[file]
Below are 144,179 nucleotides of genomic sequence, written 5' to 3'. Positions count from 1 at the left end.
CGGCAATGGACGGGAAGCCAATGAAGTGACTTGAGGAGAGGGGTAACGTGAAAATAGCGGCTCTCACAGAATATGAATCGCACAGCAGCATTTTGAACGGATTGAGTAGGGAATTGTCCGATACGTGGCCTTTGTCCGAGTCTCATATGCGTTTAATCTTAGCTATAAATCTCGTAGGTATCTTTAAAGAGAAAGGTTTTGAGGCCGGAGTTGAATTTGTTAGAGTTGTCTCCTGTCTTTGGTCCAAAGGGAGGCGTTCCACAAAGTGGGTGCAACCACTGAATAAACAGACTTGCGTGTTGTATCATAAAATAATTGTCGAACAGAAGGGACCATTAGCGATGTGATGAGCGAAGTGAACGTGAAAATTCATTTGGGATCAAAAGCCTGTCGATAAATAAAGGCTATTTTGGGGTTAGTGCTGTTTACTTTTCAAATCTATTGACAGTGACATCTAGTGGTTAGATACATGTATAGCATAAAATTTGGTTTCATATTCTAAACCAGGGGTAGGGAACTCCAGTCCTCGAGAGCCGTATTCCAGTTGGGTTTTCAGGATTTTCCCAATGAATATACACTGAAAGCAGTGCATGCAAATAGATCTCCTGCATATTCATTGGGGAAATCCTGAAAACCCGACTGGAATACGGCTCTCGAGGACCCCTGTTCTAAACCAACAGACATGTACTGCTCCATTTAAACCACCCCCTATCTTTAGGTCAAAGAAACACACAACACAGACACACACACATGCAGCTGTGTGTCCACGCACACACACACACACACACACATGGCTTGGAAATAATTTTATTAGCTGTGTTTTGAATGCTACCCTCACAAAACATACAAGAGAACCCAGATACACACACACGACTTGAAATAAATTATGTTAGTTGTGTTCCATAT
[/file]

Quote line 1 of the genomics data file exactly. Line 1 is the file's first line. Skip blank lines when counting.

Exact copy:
Below are 144,179 nucleotides of genomic sequence, written 5' to 3'. Positions count from 1 at the left end.